A Meditation on Life: Philosopher’s Cramp

No matter how deep my analysis, no matter how clever my arguments, no matter how elegant my syllogisms,…

… I have never been able to reason my way to a meaningful life.

In his vain attempt to analyze the unanalyzable, “the thinker” in me sees complexity where there is none… and thus creates problems where there are none.

In his compulsive need to explain everything, the thinker in me splits things into “manageable” chunks… so manageable that they cannot be put back together again into the integrated whole known as reality.

Whether by stubbornness, arrogance, or cowardice, the thinker persists as if arguing about the truth is superior to witnessing the truth first hand.

But if the thinker is sensitive enough, honest enough, wise enough, “smart” enough, his repeated failures to think his way to understanding will teach him many priceless lessons:

He will learn that the entire universe defies all logic.

He will learn that thinking has its place, but cognition alone is powerless when confronted with the hard problems of existence.

He will learn that even the most impeccable logic in the world will do him no good if he is asking the wrong questions.

He will discover that his intellect alone is too narrow, shallow, and crude to understand the most important things in life.

He will learn that approaching the problems of existence as a thinker alone inevitably leaves him paralyzed by a tangle of paradoxes.

He will discover that knowledge without action is just a pointless self-indulgence.

He will discover that, while he is calculating, interpreting, comparing, arguing, judging, expecting, constructing, categorizing, planning, and ruminating, he is rendered blind and deaf to so many simple truths that are right before his eyes.

He will discover that thinking and consciousness are not synonyms… that there exist many wondrous dimensions beyond the reach of language and logic.

He will learn that life doesn’t have to make sense… that there is nothing to “figure out” in order for him to live with gusto and significance.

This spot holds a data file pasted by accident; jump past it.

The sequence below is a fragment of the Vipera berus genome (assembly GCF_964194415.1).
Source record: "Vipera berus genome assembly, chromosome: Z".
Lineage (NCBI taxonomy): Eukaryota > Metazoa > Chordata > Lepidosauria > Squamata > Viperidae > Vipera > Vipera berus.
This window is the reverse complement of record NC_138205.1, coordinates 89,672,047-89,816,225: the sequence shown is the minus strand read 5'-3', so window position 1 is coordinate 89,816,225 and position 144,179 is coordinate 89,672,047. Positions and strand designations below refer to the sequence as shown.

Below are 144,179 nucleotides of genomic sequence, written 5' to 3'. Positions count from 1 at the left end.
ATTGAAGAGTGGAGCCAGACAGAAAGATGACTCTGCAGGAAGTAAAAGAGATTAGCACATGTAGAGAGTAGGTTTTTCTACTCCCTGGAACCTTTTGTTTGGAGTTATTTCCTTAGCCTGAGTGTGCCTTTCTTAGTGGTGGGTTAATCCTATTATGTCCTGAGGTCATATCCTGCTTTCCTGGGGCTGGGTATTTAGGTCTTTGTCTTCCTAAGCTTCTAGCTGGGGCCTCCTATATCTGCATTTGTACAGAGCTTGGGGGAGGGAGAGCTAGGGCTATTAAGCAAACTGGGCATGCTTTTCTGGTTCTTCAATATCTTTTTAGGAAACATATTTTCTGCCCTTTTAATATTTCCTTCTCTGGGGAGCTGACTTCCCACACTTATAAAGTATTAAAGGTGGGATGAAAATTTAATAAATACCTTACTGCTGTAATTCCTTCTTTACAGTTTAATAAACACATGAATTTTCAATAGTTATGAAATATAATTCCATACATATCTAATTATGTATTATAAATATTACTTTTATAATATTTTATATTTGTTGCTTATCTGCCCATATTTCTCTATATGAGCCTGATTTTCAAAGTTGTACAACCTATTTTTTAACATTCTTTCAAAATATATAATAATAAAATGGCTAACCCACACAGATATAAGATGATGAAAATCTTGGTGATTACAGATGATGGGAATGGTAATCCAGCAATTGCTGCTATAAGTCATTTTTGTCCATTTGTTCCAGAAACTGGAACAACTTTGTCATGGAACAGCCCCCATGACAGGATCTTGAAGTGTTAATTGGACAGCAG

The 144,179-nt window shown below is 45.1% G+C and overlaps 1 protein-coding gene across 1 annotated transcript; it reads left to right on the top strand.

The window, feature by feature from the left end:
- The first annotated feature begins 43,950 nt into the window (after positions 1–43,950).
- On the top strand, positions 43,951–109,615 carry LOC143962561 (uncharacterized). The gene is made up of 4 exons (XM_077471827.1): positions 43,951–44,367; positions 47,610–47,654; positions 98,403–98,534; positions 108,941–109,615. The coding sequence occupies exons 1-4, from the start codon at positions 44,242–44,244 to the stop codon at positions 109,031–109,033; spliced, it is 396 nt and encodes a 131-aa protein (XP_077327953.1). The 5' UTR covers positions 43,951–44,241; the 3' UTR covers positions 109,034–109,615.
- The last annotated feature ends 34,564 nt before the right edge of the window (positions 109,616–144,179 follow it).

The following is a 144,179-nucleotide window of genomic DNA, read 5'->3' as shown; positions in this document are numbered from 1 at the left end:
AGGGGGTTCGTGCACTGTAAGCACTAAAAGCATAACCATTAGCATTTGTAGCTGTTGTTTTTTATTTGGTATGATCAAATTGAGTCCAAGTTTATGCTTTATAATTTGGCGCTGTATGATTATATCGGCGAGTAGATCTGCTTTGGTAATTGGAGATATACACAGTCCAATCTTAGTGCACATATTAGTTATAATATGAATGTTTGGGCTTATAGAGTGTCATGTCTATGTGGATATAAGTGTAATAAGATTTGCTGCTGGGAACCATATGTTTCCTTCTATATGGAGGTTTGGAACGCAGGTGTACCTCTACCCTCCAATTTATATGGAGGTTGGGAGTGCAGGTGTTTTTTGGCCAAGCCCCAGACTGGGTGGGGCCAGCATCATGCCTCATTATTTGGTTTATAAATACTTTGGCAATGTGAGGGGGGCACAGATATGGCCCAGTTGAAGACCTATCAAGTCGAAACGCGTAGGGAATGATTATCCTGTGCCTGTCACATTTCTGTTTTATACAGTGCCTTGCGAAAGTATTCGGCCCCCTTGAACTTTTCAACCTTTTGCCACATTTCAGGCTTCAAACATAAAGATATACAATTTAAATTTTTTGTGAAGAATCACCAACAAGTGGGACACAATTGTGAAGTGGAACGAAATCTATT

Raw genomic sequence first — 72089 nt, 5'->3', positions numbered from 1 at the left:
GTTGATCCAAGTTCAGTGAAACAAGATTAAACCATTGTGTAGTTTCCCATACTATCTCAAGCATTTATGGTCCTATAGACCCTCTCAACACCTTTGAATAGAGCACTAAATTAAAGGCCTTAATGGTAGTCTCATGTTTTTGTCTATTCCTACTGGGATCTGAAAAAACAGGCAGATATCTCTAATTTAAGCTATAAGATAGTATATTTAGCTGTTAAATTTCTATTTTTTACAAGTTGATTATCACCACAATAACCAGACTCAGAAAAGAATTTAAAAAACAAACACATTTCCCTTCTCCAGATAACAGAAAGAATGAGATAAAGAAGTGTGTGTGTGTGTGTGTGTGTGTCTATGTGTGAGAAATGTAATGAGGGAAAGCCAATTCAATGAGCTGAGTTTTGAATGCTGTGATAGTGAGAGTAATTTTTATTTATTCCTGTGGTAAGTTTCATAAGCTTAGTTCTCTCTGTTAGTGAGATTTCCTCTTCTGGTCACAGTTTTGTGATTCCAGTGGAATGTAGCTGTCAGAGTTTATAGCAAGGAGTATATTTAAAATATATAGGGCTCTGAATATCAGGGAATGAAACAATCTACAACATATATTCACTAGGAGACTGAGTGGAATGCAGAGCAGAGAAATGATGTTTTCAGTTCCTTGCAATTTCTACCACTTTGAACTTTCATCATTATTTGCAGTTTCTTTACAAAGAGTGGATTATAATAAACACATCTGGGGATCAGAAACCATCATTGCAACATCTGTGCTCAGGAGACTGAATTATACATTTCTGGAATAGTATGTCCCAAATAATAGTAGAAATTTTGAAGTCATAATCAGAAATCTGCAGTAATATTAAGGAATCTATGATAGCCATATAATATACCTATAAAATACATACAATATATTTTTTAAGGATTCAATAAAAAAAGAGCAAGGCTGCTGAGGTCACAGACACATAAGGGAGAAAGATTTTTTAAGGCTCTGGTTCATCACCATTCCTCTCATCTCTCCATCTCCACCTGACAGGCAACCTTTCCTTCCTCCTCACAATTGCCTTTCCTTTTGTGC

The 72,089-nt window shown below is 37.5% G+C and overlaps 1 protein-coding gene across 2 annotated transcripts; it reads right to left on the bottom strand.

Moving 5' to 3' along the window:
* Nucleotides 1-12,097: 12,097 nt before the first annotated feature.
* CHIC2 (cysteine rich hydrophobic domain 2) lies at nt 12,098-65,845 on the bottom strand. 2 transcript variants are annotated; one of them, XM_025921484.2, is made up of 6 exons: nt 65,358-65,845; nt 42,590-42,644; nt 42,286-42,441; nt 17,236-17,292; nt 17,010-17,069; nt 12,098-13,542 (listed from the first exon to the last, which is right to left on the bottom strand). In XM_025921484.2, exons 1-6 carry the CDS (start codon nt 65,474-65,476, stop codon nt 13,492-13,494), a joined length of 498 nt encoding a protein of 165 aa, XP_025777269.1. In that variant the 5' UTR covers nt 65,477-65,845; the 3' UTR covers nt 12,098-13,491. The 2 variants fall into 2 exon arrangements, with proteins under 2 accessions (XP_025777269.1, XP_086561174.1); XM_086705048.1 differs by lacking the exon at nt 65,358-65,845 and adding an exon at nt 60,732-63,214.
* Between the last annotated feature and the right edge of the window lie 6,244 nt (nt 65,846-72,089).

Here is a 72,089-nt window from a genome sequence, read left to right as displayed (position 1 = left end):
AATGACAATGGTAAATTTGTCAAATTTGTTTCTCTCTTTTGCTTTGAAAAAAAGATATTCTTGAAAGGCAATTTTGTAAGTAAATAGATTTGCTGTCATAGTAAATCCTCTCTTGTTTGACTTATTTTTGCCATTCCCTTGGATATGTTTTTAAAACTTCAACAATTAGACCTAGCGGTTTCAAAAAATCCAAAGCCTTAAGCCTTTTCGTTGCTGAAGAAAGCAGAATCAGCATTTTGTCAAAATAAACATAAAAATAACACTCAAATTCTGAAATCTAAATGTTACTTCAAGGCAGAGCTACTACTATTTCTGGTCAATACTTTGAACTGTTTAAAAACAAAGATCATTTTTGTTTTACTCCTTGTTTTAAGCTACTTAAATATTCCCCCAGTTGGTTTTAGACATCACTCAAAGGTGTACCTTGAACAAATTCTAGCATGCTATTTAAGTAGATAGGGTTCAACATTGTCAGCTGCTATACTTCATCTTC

And if he has the guts to leave the comfort and safety of his armchair behind, he will discover those secrets of the universe revealed only to the greatest explorers and lovers… so many realities that equations cannot predict, words cannot express, and thoughts cannot think.

Next Meditation: Unnatural Selection

Existentialism Humanism

Frank J Peter View All →

A uniquely burdened and blessed citizen of the world thinking and acting out loud!

4 Comments Leave a comment

  1. ..and you can add this one:

    “The deepest yearning of human beings seems to be a constellation in which the two poles (motherliness and fatherliness, female and male, mercy and justice, feeling and thought, nature and intellect) are united in a synthesis, in which both sides of the polarity lose their antagonism and, instead, color each other.”
    ― Erich Fromm, To Have or to Be? The Nature of the Psyche

    I noted you enjoy him also. I have a number of his quotes on my GoodReads profile, including the two above.

    Liked by 1 person

  2. “You do not write your life with words…You write it with actions. What you think is not important. It is only important what you do.”
    ― Patrick Ness, A Monster Calls

    “Simplicity, patience, compassion.
    These three are your greatest treasures.
    Simple in actions and thoughts, you return to the source of being.
    Patient with both friends and enemies,
    you accord with the way things are.
    Compassionate toward yourself,
    you reconcile all beings in the world.”
    ― Lao Tzu, Tao Te Ching

    “But a map is not enough as a guide for action; we also need a goal that tells us where to go. Animals have no such problems. Their instincts provide them with a map as well as with goals. But lacking instinctive determination and having a brain that permits us to think of many directions in which we can go, we need an object of total devotion, a focal point for all our strivings and the basis for all our effective – not only our proclaimed – values. We need such an object of devotion in order to integrate our energies in one direction, to transcend our isolated existence, with all its doubts and insecurities, and to answer our need for a meaning of life.”
    ― Erich Fromm, To Have or to Be? The Nature of the Psyche

    I truly respect and admire your intellectual skill, and I enjoy how you can see both sides of the coin in your own pocket.

    Peace x


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